Disasters work in interesting ways. Global warming means fewer polar bears. Coronavirus means more teddy bears.

I’m talking about the plush animals that have emerged from hibernation and are appearing in front windows around the world. They are a nice diversion for families in lockdown with young children.

“We just wanted to see kids happy,” said Tina Clark, who organized a bear hunt in the McLean, Va., neighborhood of Potomac Hills, where her family has lived for 11 years. She had read about such collective actions in The Washington Post’s Optimist newsletter.

The idea is that people arrange teddy bears in their front windows that kids can spot when they venture outside.

Tina said that while it’s sad that pedestrians have to avoid each other while strolling on the streets — maintaining their distance — it’s nice to see people out and about. Last week she prepared a document with the location of the different bears in her neighborhood and distributed it to the neighborhood message group.

“I’m still running into families doing the bear hunt,” said Tina, who placed a teddy bear from the “Mr. Bean” show in her window. (“He wears a little tie and business suit,” she said.)

One Potomac Hills porch sports a bear with a mask on its face, a Clorox wipe in one paw and toilet paper in the other. Others have Pokémon (Pokémen?), Minions, the Phillie Phanatic . . .

“In one family, two little kids drew a teddy bear and stuck it on their front door,” Tina said. “They were not going to be deterred.”

Kristi Raymond and her children — Abigail, 8; Anna, 14; and J.T., 17 — created a little tableau: the three bears from Goldilocks sitting down for porridge.

The teddy bear on the left was passed down from Kristi’s grandmother. The one in the middle was Kristi’s. The smallest is Abigail’s, from the Silverwood Theme Park in Idaho.

“I guess it’s three generations of bears there,” Kristi said.

We no longer have children living at the Kelly home, so we don’t have the great drifts of teddy bears that once accumulated in their rooms. But our Silver Spring, Md., neighborhood is also bear-hunting. We taped three plush Washington Nationals racing presidents in the window. Including Teddy Roosevelt, of course.

Home work

Kristi — she of the Three Bears window display — was well prepared when many of us had to start working from home. She teaches math over the Web for Washington state’s Bellevue College.

“I feel really lucky I was already teaching online,” she said. She already had her lectures and assignments prepared. “The only challenge is, I’m used to working in a quiet house. Now I get way less done. The house is full.”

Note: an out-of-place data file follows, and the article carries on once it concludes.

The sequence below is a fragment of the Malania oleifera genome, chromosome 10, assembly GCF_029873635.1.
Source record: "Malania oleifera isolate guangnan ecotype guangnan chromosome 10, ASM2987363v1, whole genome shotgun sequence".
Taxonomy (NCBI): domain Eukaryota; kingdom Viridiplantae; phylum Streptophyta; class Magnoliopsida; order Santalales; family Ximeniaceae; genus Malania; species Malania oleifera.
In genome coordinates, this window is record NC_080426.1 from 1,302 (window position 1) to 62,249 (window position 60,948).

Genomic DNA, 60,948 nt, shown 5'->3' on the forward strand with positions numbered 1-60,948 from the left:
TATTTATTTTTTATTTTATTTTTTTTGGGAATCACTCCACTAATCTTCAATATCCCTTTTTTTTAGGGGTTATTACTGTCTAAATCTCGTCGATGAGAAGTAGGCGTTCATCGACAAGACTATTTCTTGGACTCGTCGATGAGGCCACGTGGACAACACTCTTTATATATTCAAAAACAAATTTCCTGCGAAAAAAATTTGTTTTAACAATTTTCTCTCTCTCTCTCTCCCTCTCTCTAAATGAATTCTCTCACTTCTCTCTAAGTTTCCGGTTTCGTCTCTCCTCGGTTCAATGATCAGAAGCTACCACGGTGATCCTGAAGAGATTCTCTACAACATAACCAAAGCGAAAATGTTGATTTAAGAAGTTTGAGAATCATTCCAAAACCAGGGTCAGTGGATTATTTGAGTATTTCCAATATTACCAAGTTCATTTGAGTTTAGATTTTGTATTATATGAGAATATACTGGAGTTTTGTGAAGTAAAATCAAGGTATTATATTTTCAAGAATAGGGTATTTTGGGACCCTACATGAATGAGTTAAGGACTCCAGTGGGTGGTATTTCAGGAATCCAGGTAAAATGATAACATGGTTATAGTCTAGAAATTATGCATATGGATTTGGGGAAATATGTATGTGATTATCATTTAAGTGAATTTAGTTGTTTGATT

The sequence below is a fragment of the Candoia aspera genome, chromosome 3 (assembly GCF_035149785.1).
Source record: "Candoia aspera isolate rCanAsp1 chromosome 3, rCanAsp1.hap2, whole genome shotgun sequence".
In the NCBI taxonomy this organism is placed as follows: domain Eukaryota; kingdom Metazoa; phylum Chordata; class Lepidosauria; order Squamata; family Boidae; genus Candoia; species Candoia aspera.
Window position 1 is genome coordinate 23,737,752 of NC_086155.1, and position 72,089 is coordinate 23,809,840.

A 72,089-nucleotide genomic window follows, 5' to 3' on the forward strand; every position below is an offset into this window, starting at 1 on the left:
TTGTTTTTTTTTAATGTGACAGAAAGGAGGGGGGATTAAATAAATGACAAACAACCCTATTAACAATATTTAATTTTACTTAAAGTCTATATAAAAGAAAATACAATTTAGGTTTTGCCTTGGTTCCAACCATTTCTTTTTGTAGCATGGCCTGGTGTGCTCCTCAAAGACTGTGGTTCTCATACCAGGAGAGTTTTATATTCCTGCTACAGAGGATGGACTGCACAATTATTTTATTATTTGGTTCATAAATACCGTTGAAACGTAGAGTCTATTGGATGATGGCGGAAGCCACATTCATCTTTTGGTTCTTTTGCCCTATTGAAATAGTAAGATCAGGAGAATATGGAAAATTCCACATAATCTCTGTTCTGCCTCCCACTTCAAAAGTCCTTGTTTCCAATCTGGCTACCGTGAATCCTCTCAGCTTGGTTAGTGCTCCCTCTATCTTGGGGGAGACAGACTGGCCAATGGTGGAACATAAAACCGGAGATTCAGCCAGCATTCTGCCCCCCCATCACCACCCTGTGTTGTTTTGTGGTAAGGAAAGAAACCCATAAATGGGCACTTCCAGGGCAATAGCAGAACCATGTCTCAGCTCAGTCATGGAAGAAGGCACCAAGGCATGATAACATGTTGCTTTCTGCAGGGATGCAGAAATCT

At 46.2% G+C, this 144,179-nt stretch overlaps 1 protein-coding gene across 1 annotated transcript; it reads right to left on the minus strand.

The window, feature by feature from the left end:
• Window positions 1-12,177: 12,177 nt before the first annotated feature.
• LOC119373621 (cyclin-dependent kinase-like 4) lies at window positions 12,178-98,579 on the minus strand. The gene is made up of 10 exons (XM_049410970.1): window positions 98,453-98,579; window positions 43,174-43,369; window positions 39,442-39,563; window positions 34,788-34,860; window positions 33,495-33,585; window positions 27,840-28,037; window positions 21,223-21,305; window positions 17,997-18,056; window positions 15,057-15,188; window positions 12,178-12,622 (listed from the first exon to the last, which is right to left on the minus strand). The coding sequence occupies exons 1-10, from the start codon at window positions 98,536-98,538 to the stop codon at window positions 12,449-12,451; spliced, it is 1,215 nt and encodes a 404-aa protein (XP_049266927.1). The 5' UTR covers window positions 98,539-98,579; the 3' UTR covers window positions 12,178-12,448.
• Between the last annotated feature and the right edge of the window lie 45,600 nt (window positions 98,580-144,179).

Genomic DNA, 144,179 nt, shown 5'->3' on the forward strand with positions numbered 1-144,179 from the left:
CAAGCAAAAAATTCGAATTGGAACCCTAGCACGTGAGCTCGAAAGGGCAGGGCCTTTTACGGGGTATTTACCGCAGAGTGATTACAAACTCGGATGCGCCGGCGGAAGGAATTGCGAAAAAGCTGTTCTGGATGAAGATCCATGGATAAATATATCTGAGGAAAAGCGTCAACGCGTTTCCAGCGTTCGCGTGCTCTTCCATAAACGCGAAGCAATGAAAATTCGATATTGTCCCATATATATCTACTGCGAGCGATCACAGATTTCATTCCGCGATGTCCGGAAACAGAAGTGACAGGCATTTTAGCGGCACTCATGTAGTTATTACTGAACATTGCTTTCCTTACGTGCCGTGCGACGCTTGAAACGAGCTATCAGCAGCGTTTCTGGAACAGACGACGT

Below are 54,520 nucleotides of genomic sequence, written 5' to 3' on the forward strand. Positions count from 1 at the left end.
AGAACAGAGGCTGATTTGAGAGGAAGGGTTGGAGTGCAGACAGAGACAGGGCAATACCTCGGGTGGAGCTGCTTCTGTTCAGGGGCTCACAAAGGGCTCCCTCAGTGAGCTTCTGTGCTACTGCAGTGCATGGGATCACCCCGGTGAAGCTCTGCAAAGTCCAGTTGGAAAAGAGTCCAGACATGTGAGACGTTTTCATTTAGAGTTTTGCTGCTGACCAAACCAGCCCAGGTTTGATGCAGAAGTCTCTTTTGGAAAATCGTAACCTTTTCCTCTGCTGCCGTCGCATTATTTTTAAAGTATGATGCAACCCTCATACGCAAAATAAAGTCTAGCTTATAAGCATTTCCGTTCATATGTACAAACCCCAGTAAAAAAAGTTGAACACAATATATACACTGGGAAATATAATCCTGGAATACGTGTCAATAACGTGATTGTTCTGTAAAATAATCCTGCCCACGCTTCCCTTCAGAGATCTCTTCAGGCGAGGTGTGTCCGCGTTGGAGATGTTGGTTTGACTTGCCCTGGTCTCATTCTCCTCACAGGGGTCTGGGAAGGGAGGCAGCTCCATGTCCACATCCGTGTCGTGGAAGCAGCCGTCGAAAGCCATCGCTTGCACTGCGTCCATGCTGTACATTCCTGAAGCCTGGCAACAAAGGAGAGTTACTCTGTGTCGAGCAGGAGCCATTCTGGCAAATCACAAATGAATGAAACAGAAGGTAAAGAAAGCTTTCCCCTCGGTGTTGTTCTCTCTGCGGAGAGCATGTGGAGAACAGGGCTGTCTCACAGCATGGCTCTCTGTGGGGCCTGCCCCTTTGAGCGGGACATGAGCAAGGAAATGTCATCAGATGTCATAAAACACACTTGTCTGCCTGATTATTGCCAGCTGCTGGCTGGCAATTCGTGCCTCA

We’ve noticed something else about the stay-at-home order: We miss our commutes. My Lovely Wife had a horrible commute: from Silver Spring to Tysons Corner in Northern Virginia. But in a way, she actually longs for it.

A commute is a forced cessation of work. For however long it is — 20 minutes, an hour — you have an excuse for not taking phone calls, filling spreadsheets, answering emails. But if your “office” is not far from your bed, you don’t get that hard break.

What unlikely or surprising challenges have you noticed from staying at home? Email them to me at john.kelly@washpost.com, with “Lockdown challenge” in the subject line.

Shelf stable

With so many grocery store shelves empty, Jack French of Fairfax, Va., has been remembering how the United States once handled shortages: rationing.

He grew up during World War II, when the federal government issued every household a ration book. Shoppers handed over stamps for each scarce grocery item.

Butter, sugar and meat were the most desirable items, Jack said. But something that wasn’t technically rationed was also in short supply: laundry detergent. Many manufacturers had switched to making explosives.

Jack’s father ran a grocery store in Wisconsin. Soap got progressively more rare, to the point where only one case was delivered every four to six weeks. Jack’s father and his eight clerks would each buy one box and then put the rest on the shelves, where they were quickly snapped up by alert customers.

“Nearly everyone dried their clothes on backyard lines in those days,” Jack wrote. “Some irate customers, seeing our family clothes on the line, confronted Dad with holding out on them and threatened to send their dirty laundry to our house for washing. So Dad strung clothes lines in our big basement and Mom dried our clothes down there.”

You know, if we all stop washing our clothes, it might make social distancing easier.

Twitter: @johnkelly

For previous columns, visit washingtonpost.com/john-kelly.